Iceland was a country that had been slow to adopt economic trade policies and when they finally did, they saw dramatic effects that altered the economic landscape of the country. In the 1990s the country made a deliberate attempt to deregulate markets and pursue “rapid economic growth” and privatized formerly public markets. This growth came at the expense of stability, as additionally the emergence of the new banking industry overtook the traditional fishing industry in GDP by the year 2007 (Thorhallsson, B., Peadar, K.). The banking industry in Ireland had assets valued at more than ten times the total of Iceland’s GDP and were borrowing six times the amount of Ireland’s GDP. This was high-stakes poker. When things were good, the banks realized impressive gains, but if fortunes were to change, there would be drastic consequences. In 2007 when foreign markets started collapsing the investments that Iceland’s banks were betting on, such as mortgage backed securities in the United States, began to fail, and their entire economic structure began to crumble (Tan, G.).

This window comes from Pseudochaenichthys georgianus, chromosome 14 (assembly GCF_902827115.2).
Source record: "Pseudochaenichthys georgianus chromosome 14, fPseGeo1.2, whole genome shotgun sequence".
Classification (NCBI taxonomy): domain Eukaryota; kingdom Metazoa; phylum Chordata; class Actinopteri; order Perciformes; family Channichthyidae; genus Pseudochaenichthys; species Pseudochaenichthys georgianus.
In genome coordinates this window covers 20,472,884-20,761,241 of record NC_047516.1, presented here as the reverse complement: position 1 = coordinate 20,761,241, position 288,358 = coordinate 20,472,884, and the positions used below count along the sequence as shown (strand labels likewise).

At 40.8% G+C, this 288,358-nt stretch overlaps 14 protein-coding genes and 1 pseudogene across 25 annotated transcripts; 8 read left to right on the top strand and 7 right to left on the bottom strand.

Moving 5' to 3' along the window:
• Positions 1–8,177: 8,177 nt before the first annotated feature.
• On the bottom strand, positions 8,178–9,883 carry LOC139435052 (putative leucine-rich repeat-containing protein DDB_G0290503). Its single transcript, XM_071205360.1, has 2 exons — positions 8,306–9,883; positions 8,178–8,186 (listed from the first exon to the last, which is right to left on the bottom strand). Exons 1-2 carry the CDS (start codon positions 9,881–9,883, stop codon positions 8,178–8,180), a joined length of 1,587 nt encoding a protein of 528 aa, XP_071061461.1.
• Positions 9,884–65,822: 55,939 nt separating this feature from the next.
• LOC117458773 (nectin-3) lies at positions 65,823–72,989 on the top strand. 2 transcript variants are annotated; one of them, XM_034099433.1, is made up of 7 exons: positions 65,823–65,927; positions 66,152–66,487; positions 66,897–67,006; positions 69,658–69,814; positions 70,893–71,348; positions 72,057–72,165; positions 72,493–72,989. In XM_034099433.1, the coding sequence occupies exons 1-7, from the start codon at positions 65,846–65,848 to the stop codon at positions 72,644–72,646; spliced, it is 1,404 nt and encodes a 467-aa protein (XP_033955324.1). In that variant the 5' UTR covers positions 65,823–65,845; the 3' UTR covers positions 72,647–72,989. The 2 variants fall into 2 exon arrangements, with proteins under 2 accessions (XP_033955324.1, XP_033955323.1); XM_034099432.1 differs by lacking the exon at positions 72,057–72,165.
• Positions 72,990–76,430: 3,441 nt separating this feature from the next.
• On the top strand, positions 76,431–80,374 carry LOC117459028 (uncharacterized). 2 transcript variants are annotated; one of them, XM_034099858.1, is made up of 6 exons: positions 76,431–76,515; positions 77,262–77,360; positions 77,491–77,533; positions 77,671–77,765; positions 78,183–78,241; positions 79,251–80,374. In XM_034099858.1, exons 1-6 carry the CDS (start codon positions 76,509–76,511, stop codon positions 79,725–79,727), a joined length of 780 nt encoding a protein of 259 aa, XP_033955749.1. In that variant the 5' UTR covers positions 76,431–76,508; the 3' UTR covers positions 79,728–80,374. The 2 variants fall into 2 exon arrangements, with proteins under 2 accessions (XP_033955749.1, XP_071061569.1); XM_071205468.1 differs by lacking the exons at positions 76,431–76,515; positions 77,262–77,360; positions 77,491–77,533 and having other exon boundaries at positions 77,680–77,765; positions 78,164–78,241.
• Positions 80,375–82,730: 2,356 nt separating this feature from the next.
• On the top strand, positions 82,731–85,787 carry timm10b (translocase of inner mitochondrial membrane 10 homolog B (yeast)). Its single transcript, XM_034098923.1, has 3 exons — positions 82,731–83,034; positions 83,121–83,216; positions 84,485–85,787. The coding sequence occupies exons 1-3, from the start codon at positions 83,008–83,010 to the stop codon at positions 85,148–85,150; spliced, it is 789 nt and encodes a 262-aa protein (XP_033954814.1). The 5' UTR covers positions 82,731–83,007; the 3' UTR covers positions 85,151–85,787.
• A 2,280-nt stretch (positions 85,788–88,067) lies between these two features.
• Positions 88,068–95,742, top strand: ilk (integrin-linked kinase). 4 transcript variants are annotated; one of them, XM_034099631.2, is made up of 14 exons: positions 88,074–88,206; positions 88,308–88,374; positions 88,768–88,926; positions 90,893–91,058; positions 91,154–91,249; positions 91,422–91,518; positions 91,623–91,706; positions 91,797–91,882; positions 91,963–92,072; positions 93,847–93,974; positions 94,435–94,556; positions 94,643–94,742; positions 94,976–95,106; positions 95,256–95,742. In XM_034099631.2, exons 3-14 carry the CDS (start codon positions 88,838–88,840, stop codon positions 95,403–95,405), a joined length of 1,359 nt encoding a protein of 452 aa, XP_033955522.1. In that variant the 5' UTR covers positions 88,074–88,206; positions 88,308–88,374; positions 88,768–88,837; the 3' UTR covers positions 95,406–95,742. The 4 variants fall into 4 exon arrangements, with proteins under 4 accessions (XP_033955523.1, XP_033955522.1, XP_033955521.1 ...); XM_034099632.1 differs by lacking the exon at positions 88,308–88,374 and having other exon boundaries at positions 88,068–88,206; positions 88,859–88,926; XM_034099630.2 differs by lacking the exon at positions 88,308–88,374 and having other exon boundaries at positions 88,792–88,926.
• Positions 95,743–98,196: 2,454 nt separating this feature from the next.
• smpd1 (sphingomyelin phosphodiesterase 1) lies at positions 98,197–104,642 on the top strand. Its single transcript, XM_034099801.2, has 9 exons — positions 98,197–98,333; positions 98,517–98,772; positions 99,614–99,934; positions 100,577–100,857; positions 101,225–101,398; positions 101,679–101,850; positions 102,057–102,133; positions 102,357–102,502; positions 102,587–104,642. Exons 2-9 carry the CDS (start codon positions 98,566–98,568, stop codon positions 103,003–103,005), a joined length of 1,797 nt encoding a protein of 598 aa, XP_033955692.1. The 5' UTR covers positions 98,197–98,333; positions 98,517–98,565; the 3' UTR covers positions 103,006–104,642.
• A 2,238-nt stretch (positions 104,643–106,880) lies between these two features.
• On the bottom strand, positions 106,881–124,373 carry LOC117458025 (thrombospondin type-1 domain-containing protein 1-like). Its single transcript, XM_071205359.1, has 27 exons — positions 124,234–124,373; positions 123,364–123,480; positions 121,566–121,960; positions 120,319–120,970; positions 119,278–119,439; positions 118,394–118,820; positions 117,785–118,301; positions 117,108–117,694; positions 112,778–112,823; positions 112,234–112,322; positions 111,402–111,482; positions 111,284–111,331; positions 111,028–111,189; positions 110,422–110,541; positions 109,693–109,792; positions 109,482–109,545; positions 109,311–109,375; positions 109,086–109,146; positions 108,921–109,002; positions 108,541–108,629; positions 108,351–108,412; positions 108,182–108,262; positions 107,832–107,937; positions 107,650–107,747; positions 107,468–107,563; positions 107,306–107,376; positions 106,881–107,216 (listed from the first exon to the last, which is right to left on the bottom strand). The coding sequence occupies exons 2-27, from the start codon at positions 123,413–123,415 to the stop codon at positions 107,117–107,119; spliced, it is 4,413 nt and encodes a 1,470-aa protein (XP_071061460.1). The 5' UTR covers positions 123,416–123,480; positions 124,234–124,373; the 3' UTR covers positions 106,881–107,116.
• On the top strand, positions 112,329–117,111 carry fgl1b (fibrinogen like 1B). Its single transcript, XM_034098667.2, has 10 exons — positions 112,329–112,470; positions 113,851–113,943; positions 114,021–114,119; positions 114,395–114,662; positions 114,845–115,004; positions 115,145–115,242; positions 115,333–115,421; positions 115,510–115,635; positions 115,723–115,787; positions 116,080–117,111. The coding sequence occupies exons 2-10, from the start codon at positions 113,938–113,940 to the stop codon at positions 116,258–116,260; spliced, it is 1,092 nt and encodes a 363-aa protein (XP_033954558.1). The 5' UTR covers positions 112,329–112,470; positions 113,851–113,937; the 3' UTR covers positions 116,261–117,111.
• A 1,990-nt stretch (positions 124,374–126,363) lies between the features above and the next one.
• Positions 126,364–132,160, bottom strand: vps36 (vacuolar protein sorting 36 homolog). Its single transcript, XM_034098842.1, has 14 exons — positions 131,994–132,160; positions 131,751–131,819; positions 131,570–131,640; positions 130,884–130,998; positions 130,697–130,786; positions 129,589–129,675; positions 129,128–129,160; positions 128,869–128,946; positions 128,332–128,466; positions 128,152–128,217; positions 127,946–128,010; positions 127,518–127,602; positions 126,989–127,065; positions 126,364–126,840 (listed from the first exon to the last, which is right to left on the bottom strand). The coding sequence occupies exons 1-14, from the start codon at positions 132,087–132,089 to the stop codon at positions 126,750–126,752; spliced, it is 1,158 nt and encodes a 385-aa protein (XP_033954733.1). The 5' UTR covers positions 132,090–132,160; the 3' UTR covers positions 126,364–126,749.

One thing both of the two countries shared in common was overleveraging by the banking industry. In both countries the banks borrowed very large sums of money to engage in speculative trading. However, the successes of these investments were born largely out of artificial markets, when those markets hit their limits and began to contract, the banks were so out of position to survive having become overly reliant on the successes of those markets (Boullet, V.).

Having joined the European Union, the Irish economy would inherently be tied to the risks of foreign markets. However Iceland was not fully insulated to those risks due to the international nature of international banking in the 21st century. However, despite more risk involved in getting drawn into a foreign recession, Ireland also had the benefits on leaning on larger or more stable economies in times of trouble as well (Thorhallsson, B., Peadar, K.). This was one advantage that Iceland did not have. In a way, this case study is about two countries on opposite ends of a largely unavoidable problem.